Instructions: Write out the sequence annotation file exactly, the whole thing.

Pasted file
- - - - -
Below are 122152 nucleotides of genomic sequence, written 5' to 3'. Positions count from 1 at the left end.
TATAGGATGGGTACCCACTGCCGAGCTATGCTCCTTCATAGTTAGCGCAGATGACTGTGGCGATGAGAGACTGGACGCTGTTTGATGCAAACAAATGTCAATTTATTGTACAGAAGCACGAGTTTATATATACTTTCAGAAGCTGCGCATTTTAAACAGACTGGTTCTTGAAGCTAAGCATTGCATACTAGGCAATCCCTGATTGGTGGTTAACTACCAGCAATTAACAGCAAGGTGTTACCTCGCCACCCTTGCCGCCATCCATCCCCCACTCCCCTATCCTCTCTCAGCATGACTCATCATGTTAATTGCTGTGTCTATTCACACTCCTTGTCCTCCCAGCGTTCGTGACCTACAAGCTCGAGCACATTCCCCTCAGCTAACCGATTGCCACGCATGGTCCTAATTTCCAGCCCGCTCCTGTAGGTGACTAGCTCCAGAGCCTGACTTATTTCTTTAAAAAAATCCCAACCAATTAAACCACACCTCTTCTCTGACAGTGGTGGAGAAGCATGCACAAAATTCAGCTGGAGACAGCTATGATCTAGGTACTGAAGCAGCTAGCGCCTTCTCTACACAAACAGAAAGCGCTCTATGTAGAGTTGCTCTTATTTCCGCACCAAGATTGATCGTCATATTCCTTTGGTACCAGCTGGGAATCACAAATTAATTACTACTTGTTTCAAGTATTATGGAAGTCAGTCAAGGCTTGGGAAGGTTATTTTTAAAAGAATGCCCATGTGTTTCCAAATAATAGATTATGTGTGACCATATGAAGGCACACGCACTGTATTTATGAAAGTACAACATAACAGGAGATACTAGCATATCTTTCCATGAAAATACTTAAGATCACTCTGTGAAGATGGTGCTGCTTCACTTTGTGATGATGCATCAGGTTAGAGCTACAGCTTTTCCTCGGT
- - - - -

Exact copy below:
Below are 122152 nucleotides of genomic sequence, written 5' to 3'. Positions count from 1 at the left end.
TATAGGATGGGTACCCACTGCCGAGCTATGCTCCTTCATAGTTAGCGCAGATGACTGTGGCGATGAGAGACTGGACGCTGTTTGATGCAAACAAATGTCAATTTATTGTACAGAAGCACGAGTTTATATATACTTTCAGAAGCTGCGCATTTTAAACAGACTGGTTCTTGAAGCTAAGCATTGCATACTAGGCAATCCCTGATTGGTGGTTAACTACCAGCAATTAACAGCAAGGTGTTACCTCGCCACCCTTGCCGCCATCCATCCCCCACTCCCCTATCCTCTCTCAGCATGACTCATCATGTTAATTGCTGTGTCTATTCACACTCCTTGTCCTCCCAGCGTTCGTGACCTACAAGCTCGAGCACATTCCCCTCAGCTAACCGATTGCCACGCATGGTCCTAATTTCCAGCCCGCTCCTGTAGGTGACTAGCTCCAGAGCCTGACTTATTTCTTTAAAAAAATCCCAACCAATTAAACCACACCTCTTCTCTGACAGTGGTGGAGAAGCATGCACAAAATTCAGCTGGAGACAGCTATGATCTAGGTACTGAAGCAGCTAGCGCCTTCTCTACACAAACAGAAAGCGCTCTATGTAGAGTTGCTCTTATTTCCGCACCAAGATTGATCGTCATATTCCTTTGGTACCAGCTGGGAATCACAAATTAATTACTACTTGTTTCAAGTATTATGGAAGTCAGTCAAGGCTTGGGAAGGTTATTTTTAAAAGAATGCCCATGTGTTTCCAAATAATAGATTATGTGTGACCATATGAAGGCACACGCACTGTATTTATGAAAGTACAACATAACAGGAGATACTAGCATATCTTTCCATGAAAATACTTAAGATCACTCTGTGAAGATGGTGCTGCTTCACTTTGTGATGATGCATCAGGTTAGAGCTACAGCTTTTCCTCGGT